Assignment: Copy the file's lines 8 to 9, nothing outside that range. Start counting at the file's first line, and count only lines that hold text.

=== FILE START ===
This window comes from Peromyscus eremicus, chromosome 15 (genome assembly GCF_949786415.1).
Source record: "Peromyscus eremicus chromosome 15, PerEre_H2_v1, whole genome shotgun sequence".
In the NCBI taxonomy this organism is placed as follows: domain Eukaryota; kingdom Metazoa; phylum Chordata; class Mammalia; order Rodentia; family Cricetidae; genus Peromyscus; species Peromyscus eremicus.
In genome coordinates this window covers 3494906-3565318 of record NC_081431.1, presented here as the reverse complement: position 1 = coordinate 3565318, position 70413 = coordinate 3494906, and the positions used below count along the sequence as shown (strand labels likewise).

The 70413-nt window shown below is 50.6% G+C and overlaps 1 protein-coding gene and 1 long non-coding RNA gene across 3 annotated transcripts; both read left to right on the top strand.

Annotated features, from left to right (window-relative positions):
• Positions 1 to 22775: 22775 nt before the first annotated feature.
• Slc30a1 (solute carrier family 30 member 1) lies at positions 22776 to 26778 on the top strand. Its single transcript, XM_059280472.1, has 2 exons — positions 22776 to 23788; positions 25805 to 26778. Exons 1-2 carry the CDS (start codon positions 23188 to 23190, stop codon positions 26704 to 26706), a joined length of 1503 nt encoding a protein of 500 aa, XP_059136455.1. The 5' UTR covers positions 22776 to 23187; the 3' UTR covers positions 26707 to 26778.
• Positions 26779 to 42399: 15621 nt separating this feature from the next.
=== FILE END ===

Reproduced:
• Slc30a1 (solute carrier family 30 member 1) lies at positions 22776 to 26778 on the top strand. Its single transcript, XM_059280472.1, has 2 exons — positions 22776 to 23788; positions 25805 to 26778. Exons 1-2 carry the CDS (start codon positions 23188 to 23190, stop codon positions 26704 to 26706), a joined length of 1503 nt encoding a protein of 500 aa, XP_059136455.1. The 5' UTR covers positions 22776 to 23187; the 3' UTR covers positions 26707 to 26778.
• Positions 26779 to 42399: 15621 nt separating this feature from the next.